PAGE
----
The No-Plastics Challenge

Can you go a whole week without buying plastics? An old friend of mine challenged us through facebook. (I’m ahead of you – I did the shopping yesterday before the I heard about the challenge.) That would include things wrapped or packaged in plastic. Oh.

That would have excluded two blocks of cheese, two boxes of strawberries, a bag of spinach and a head of lettuce that comes with its roots (Living Lettuce – fresher, keeps longer, wrapped in plastic, so natural.) I tried to give back the berry boxes, but the vendor didn’t want them. Those I can reuse by covering them with a scrap fabric liner, for hairclips or bobby pins. As for the plastic wrap – it’s not recyclable here.

The top of the cream container I bought has a plastic cap. The rest I can recycle when empty. I doubt if it is actually waxed cardboard – although wax is also a petroleum product, so it comes from the same source as the thin plastic they coat milk cartons with nowadays.

This is much harder than it looks. No cups of take-out coffee, no jumbo bottles of pop. We may have to drink wine and beer – the wine will have to have a screwtop rather than a cork and plastic overwrap, but I’m no wine snob.

No crisps or packets of biscuits for dear husband. I will have to bake.

I always take my own shopping bag, but sometimes I just about have to slap the clerk to keep her/him from using THEIR bag. I always seem to have a few in the house from lack of attention on my part.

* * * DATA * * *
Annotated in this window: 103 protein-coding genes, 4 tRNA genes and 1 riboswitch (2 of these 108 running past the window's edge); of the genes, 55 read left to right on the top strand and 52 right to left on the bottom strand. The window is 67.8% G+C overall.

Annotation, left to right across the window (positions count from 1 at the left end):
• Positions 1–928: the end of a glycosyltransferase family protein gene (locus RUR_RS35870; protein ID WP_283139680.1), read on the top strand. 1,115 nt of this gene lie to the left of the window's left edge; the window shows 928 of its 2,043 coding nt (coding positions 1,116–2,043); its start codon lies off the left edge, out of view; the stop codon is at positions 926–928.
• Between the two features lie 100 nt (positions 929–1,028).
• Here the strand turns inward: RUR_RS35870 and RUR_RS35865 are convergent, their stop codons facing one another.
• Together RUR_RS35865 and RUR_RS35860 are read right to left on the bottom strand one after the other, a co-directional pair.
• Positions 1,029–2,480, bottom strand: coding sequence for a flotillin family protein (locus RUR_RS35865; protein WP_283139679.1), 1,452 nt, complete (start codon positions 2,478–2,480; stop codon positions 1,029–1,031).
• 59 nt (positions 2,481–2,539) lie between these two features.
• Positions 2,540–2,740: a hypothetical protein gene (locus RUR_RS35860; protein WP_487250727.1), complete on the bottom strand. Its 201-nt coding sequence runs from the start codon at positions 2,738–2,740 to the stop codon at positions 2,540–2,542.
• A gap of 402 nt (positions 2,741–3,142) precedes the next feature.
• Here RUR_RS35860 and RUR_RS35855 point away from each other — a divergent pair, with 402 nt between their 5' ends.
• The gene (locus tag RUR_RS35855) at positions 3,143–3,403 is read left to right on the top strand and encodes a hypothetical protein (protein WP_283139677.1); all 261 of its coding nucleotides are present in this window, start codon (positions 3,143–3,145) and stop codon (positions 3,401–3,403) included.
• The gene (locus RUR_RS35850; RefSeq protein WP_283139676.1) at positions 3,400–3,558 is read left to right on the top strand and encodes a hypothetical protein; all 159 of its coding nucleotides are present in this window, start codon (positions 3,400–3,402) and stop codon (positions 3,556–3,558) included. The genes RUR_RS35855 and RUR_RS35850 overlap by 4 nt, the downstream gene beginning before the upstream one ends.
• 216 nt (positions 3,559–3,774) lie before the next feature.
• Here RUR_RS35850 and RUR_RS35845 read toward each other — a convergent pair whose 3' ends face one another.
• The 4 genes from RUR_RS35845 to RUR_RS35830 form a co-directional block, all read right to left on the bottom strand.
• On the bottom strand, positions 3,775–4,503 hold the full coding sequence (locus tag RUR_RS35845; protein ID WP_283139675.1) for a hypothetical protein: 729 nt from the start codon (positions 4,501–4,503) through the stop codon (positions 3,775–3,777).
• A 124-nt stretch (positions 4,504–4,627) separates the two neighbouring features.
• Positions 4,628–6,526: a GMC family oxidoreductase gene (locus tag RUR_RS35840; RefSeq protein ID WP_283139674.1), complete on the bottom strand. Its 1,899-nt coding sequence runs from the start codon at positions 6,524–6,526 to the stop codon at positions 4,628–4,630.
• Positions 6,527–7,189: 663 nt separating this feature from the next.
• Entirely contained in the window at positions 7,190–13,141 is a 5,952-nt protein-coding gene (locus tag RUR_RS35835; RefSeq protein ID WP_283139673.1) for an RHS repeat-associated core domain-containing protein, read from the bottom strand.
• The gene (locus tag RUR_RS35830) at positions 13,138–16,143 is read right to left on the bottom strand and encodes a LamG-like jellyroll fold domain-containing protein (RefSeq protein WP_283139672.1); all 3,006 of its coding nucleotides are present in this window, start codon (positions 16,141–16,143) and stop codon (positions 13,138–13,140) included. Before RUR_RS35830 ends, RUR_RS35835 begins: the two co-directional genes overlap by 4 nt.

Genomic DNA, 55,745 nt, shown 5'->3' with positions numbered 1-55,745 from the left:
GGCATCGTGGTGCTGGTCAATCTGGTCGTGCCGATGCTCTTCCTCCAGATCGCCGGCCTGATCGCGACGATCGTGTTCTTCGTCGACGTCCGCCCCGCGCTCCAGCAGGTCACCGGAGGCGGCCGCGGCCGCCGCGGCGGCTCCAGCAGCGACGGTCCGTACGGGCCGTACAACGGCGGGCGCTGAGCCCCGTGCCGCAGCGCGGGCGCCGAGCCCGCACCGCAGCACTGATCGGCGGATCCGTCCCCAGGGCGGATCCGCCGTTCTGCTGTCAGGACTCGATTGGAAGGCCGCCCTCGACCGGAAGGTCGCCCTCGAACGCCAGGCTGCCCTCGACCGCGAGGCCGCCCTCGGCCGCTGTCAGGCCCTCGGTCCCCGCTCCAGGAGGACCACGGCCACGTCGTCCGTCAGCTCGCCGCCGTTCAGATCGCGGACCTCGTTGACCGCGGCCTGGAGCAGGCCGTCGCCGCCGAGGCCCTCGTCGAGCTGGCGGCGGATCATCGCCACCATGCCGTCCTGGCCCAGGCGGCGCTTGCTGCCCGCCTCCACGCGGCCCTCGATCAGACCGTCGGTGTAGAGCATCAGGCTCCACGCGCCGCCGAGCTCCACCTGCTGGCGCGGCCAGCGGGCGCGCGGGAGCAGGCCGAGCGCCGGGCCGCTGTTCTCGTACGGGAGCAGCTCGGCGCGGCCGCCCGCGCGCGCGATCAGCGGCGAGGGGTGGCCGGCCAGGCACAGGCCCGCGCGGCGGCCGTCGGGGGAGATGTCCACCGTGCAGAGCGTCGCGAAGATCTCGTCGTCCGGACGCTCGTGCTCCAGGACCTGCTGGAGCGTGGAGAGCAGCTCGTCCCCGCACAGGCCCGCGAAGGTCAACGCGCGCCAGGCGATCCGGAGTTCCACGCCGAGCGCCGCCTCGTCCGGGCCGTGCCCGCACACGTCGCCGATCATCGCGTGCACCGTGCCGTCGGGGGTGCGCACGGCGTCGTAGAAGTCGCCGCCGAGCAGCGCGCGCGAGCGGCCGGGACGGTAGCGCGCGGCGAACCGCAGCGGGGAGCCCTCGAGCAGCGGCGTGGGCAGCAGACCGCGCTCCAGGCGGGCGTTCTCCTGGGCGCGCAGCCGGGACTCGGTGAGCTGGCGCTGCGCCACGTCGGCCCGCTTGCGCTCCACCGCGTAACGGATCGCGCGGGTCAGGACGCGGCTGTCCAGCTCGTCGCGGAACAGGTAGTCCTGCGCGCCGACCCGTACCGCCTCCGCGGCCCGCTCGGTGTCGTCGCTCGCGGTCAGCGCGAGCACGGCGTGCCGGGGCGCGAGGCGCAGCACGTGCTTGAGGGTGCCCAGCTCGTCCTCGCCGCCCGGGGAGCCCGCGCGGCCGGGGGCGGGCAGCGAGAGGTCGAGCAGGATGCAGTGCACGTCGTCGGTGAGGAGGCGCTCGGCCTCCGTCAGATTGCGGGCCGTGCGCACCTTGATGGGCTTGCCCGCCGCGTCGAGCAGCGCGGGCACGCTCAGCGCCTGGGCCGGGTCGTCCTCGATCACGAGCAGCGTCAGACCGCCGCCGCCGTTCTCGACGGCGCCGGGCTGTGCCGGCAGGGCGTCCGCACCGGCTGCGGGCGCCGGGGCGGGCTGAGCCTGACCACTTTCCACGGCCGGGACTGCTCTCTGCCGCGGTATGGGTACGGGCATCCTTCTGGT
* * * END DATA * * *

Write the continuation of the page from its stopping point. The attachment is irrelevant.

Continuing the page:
It could become a habit if we survive the week without too many arguments.

The Dairy Queen ice cream cake for Father’s Day came in a big plastic dome on a big plastic plate. This, however, is non-negotiable.

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20 thoughts on “The No-Plastics Challenge

  1. Yes!!

    I’ve been banging on about this for years!! i do what I can to minimise plastics use… there is so much more I could do though… We’ve survived until the second and third decade of the 20th century very well without them; plastics were novelties in the 20’s and actually made into things that would last; didn’t ‘last’ long though… from post WWII onward, we’ve been swamped with them. In Aus, plastic cling wrap came in in the late 70’s-80’s, plastic shopping bags became commonplace from 1980 onward; even commercial bread was no longer packed in wax paper but plastic… I remember as a kid, the supermarket would set aside their boxes for customers to load their groceries in. What’s the betting OH&S has outlawed this!! I want a way to store my bought veg without it; even cheeses and other goods brought from the deli or providor are packed in plastic; health regs and packaging regs etc.

    The little sushi kiosk in our local shopping centre just puts the roll into a paper bag for the customer; you can tell when the health inspectors have been around because they package in plastic sushi ‘boxes’ for the next few days before going back to paper bags again, having survived another inspection… To go without plastic would mean a serious reorientation of everything; my laundry detergent, dishwashing etc, to make my own and store in glass or stainless. Then there are Visin impaired gadgets; a good braille slate and stylus was once, even the A4 folding slate, made of brass, heavy wear alluminium or even copper; the styluses carved out of timber; beautiful! Now its all plastic!! I cherish my timber handle styluses dearly because they are simply unavailable. Oh how i wish I had bought a beautiful brass and walnut Braille slate set when I had the opportunity!

    Don’t get me started on the Lithium battery technology debate now!!!!!! Lithium is a rare mineral; we simply can’t just jump from oil to lithium for batteries in electronic equipment (Ipad, Iphone, Kindle, electric car, electric solar storage etc) and ignore the inevitable consequences!! We are simply just changing horses if we move from oil to lithium!

    Blessings,

    Sarah,
    Sydney,
    Australia.